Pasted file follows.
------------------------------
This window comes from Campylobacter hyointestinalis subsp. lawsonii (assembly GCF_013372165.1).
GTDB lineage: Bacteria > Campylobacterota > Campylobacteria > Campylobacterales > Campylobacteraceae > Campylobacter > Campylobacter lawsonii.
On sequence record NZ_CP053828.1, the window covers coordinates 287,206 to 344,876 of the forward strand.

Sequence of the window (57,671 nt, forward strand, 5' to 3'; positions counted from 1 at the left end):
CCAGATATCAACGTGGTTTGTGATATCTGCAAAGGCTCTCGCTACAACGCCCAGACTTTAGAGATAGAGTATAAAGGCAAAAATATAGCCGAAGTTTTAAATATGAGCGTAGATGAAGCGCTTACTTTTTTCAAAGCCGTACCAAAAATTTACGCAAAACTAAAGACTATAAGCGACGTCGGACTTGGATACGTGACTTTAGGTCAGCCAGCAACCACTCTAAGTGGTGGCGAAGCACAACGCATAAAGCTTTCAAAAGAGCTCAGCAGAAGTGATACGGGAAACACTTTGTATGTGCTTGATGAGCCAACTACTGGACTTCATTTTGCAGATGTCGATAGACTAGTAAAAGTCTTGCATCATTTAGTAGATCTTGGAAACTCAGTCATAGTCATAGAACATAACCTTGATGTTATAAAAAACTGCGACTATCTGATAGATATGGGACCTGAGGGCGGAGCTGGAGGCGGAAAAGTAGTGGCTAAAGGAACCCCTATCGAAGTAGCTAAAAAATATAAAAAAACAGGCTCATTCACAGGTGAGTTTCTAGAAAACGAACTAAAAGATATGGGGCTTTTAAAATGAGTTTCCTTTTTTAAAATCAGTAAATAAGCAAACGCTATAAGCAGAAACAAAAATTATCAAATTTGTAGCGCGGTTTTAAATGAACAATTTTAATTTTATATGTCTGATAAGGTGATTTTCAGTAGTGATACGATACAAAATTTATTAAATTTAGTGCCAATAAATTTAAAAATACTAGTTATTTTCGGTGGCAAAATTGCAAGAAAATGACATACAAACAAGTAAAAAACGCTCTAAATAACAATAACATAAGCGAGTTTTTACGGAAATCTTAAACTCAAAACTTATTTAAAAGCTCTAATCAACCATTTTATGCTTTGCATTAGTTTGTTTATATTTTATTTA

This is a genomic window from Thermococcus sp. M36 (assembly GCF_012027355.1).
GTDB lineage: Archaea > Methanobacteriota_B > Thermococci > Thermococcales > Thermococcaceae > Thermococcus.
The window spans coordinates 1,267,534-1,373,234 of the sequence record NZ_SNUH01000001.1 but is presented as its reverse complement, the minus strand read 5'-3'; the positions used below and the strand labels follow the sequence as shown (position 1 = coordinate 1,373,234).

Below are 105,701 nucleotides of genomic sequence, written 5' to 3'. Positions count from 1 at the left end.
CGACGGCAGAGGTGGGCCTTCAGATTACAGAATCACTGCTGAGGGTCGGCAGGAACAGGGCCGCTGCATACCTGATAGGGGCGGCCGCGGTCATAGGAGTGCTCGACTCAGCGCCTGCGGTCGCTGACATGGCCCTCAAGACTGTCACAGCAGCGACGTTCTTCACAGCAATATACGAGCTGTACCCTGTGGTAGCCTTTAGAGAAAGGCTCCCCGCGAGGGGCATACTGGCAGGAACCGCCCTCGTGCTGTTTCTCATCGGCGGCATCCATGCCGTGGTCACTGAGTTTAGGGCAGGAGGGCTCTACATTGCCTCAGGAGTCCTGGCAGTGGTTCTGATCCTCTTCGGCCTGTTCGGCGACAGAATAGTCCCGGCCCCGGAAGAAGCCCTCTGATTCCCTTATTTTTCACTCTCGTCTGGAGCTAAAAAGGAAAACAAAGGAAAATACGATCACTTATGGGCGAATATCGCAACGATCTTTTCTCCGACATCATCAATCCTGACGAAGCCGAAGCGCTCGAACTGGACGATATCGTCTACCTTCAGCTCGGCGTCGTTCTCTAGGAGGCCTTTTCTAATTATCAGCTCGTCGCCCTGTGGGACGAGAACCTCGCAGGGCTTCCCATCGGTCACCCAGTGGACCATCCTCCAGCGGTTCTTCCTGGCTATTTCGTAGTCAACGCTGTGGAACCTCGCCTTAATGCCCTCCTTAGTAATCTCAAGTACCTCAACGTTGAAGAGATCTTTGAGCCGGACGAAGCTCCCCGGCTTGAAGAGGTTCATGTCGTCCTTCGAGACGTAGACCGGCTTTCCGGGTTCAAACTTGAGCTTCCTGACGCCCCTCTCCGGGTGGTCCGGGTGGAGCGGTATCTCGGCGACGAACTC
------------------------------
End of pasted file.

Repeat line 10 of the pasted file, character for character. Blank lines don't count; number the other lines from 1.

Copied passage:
CGACGGCAGAGGTGGGCCTTCAGATTACAGAATCACTGCTGAGGGTCGGCAGGAACAGGGCCGCTGCATACCTGATAGGGGCGGCCGCGGTCATAGGAGTGCTCGACTCAGCGCCTGCGGTCGCTGACATGGCCCTCAAGACTGTCACAGCAGCGACGTTCTTCACAGCAATATACGAGCTGTACCCTGTGGTAGCCTTTAGAGAAAGGCTCCCCGCGAGGGGCATACTGGCAGGAACCGCCCTCGTGCTGTTTCTCATCGGCGGCATCCATGCCGTGGTCACTGAGTTTAGGGCAGGAGGGCTCTACATTGCCTCAGGAGTCCTGGCAGTGGTTCTGATCCTCTTCGGCCTGTTCGGCGACAGAATAGTCCCGGCCCCGGAAGAAGCCCTCTGATTCCCTTATTTTTCACTCTCGTCTGGAGCTAAAAAGGAAAACAAAGGAAAATACGATCACTTATGGGCGAATATCGCAACGATCTTTTCTCCGACATCATCAATCCTGACGAAGCCGAAGCGCTCGAACTGGACGATATCGTCTACCTTCAGCTCGGCGTCGTTCTCTAGGAGGCCTTTTCTAATTATCAGCTCGTCGCCCTGTGGGACGAGAACCTCGCAGGGCTTCCCATCGGTCACCCAGTGGACCATCCTCCAGCGGTTCTTCCTGGCTATTTCGTAGTCAACGCTGTGGAACCTCGCCTTAATGCCCTCCTTAGTAATCTCAAGTACCTCAACGTTGAAGAGATCTTTGAGCCGGACGAAGCTCCCCGGCTTGAAGAGGTTCATGTCGTCCTTCGAGACGTAGACCGGCTTTCCGGGTTCAAACTTGAGCTTCCTGACGCCCCTCTCCGGGTGGTCCGGGTGGAGCGGTATCTCGGCGACGAACTC